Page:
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Publication numberUS7397510 B2
Publication typeGrant
Application numberUS 10/637,885
Publication dateJul 8, 2008
Filing dateAug 8, 2003
Priority dateAug 9, 2002
Fee statusPaid
Also published asCN1487351A, CN100363834C, US20040036777
Publication number10637885, 637885, US 7397510 B2, US 7397510B2, US-B2-7397510, US7397510 B2, US7397510B2
InventorsHitoshi Yasuda
Original AssigneeCanon Kabushiki Kaisha
Export CitationBiBTeX, EndNote, RefMan
External Links: USPTO, USPTO Assignment, Espacenet
Automatic focus adjustment apparatus and method
US 7397510 B2
Abstract
A focus adjustment apparatus, which attains focus adjustment by extracting, as a focal point voltage, a predetermined frequency component of a video signal obtained from an image sensor upon sensing an image of an object, and moving a focus adjustment member in an optical axis direction using a moving unit to maximize the focal point voltage, has a detector that detects a half-stroke state of a shutter button, and a full-stroke state which is set via the half-stroke state, and a controller that executes focus adjustment control for the half-stroke state upon detection of the half-stroke state, and selectively enables or disables the focus adjustment control for the half-stroke state in accordance with a time elapsed from detection of the half-stroke state until detection of the full-stroke state, upon detection of the full-stroke state.
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Claims(6)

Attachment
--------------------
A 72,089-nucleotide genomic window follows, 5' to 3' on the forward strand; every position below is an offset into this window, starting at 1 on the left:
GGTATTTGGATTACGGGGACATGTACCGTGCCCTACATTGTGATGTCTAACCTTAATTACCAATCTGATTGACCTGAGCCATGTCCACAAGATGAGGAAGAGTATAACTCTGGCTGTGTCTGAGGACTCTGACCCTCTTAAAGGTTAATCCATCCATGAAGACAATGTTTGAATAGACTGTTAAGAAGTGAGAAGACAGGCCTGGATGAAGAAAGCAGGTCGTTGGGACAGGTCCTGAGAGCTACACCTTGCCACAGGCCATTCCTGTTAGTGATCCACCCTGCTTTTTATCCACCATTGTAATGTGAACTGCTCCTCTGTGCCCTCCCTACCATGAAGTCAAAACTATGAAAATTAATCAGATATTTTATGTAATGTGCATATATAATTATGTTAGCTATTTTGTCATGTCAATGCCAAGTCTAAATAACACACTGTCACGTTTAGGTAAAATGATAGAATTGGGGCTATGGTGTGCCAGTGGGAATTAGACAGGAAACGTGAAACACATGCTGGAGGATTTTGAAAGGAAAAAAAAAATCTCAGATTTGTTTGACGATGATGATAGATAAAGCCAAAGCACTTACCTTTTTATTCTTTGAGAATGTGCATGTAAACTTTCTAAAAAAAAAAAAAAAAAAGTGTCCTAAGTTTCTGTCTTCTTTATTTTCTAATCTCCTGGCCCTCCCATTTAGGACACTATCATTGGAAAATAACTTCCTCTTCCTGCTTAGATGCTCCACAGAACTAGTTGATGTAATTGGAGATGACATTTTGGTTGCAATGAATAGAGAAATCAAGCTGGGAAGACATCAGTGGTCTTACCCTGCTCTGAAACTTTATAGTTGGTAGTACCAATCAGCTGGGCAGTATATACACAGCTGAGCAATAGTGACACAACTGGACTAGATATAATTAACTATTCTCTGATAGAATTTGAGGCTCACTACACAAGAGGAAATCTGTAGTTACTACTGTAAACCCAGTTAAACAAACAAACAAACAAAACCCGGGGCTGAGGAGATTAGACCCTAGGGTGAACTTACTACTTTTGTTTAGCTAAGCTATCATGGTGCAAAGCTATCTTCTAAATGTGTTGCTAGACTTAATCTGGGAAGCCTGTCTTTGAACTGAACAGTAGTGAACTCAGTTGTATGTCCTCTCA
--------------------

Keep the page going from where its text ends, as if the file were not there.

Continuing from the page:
1. A focus adjustment apparatus, which attains focus adjustment by extracting, as a focal point voltage, a predetermined frequency component of a video signal obtained from an image sensor upon sensing an image of an object, and moving a focus adjustment member in an optical axis direction using a moving unit to maximize the focal point voltage, comprising:
a detector that detects two input states including a first input state, and a second input state which is set via the first input state;
a controller that executes focus adjustment control for the first input state upon detection of the first input state, and selectively enables or disables the focus adjustment control for the first input state in accordance with a time elapsed from detection of the first input state until detection of the second input state, upon detection of the second input state; and
a storage unit, wherein when the first input state is detected, said controller saves a position of the focus adjustment member at that time in said storage unit, and executes the focus adjustment control for the first input state, and when the second input state is detected, said controller disables the focus adjustment control for the first input state when a predetermined period of time has not elapsed from detection of the first input state until detection of the second input state, and moves the focus adjustment member to the position of the focus adjustment member saved in said storage unit.
2. The apparatus according to claim 1, wherein when the predetermined period of time has elapsed from detection of the first input state until detection of the second input state, said controller enables the focus adjustment control for the first input state, and stops the focus adjustment member at a position of the focus adjustment member at the time of detection of the second input state.
3. A focus adjustment method, which attains focus adjustment by extracting, as a focal point voltage, a predetermined frequency component of a video signal obtained from an image sensor upon sensing an image of an object, and moving a focus adjustment member in an optical axis direction using a moving unit to maximize the focal point voltage, comprising:
monitoring a first input state of an input unit which can input two input states including the first input state, and a second input state which is set via the first input state;
executing focus adjustment control for the first input state upon detection of the first input state; monitoring the second input state;